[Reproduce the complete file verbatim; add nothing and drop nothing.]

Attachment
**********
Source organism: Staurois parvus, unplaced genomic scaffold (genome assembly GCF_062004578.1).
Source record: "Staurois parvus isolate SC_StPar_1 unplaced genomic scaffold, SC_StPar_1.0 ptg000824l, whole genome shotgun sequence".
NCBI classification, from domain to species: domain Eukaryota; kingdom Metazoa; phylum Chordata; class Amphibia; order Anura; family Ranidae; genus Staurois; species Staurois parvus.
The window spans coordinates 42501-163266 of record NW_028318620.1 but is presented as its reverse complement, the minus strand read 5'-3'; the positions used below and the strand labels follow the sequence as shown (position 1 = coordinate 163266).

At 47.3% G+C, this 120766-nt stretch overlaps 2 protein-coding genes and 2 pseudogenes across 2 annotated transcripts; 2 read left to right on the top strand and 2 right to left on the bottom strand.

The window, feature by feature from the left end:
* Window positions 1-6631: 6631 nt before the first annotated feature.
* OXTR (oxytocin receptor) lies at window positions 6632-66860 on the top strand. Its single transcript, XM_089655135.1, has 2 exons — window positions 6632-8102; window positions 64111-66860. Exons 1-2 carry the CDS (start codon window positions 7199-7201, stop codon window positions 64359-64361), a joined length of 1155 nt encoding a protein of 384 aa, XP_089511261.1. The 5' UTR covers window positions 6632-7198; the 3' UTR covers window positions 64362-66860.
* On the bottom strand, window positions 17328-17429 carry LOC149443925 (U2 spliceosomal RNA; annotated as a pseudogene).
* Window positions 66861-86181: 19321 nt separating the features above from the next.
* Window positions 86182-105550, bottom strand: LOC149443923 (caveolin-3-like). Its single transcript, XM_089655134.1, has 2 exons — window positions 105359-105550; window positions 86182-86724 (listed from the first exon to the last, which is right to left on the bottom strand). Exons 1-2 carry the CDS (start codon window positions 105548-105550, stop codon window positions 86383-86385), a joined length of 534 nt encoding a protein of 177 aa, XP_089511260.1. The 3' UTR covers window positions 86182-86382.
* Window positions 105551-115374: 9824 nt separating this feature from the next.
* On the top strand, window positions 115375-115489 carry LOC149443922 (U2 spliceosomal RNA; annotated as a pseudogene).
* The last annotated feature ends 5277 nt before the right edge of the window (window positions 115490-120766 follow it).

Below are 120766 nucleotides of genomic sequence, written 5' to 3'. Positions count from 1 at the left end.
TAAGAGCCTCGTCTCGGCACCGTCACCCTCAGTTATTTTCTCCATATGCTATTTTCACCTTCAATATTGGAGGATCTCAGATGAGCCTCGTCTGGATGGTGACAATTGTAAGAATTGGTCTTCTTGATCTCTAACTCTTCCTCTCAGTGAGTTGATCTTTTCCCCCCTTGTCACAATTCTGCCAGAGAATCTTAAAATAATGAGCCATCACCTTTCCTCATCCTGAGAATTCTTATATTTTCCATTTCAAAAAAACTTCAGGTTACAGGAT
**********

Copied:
Source organism: Staurois parvus, unplaced genomic scaffold (genome assembly GCF_062004578.1).
Source record: "Staurois parvus isolate SC_StPar_1 unplaced genomic scaffold, SC_StPar_1.0 ptg000824l, whole genome shotgun sequence".
NCBI classification, from domain to species: domain Eukaryota; kingdom Metazoa; phylum Chordata; class Amphibia; order Anura; family Ranidae; genus Staurois; species Staurois parvus.
The window spans coordinates 42501-163266 of record NW_028318620.1 but is presented as its reverse complement, the minus strand read 5'-3'; the positions used below and the strand labels follow the sequence as shown (position 1 = coordinate 163266).

At 47.3% G+C, this 120766-nt stretch overlaps 2 protein-coding genes and 2 pseudogenes across 2 annotated transcripts; 2 read left to right on the top strand and 2 right to left on the bottom strand.

The window, feature by feature from the left end:
* Window positions 1-6631: 6631 nt before the first annotated feature.
* OXTR (oxytocin receptor) lies at window positions 6632-66860 on the top strand. Its single transcript, XM_089655135.1, has 2 exons — window positions 6632-8102; window positions 64111-66860. Exons 1-2 carry the CDS (start codon window positions 7199-7201, stop codon window positions 64359-64361), a joined length of 1155 nt encoding a protein of 384 aa, XP_089511261.1. The 5' UTR covers window positions 6632-7198; the 3' UTR covers window positions 64362-66860.
* On the bottom strand, window positions 17328-17429 carry LOC149443925 (U2 spliceosomal RNA; annotated as a pseudogene).
* Window positions 66861-86181: 19321 nt separating the features above from the next.
* Window positions 86182-105550, bottom strand: LOC149443923 (caveolin-3-like). Its single transcript, XM_089655134.1, has 2 exons — window positions 105359-105550; window positions 86182-86724 (listed from the first exon to the last, which is right to left on the bottom strand). Exons 1-2 carry the CDS (start codon window positions 105548-105550, stop codon window positions 86383-86385), a joined length of 534 nt encoding a protein of 177 aa, XP_089511260.1. The 3' UTR covers window positions 86182-86382.
* Window positions 105551-115374: 9824 nt separating this feature from the next.
* On the top strand, window positions 115375-115489 carry LOC149443922 (U2 spliceosomal RNA; annotated as a pseudogene).
* The last annotated feature ends 5277 nt before the right edge of the window (window positions 115490-120766 follow it).

Below are 120766 nucleotides of genomic sequence, written 5' to 3'. Positions count from 1 at the left end.
TAAGAGCCTCGTCTCGGCACCGTCACCCTCAGTTATTTTCTCCATATGCTATTTTCACCTTCAATATTGGAGGATCTCAGATGAGCCTCGTCTGGATGGTGACAATTGTAAGAATTGGTCTTCTTGATCTCTAACTCTTCCTCTCAGTGAGTTGATCTTTTCCCCCCTTGTCACAATTCTGCCAGAGAATCTTAAAATAATGAGCCATCACCTTTCCTCATCCTGAGAATTCTTATATTTTCCATTTCAAAAAAACTTCAGGTTACAGGAT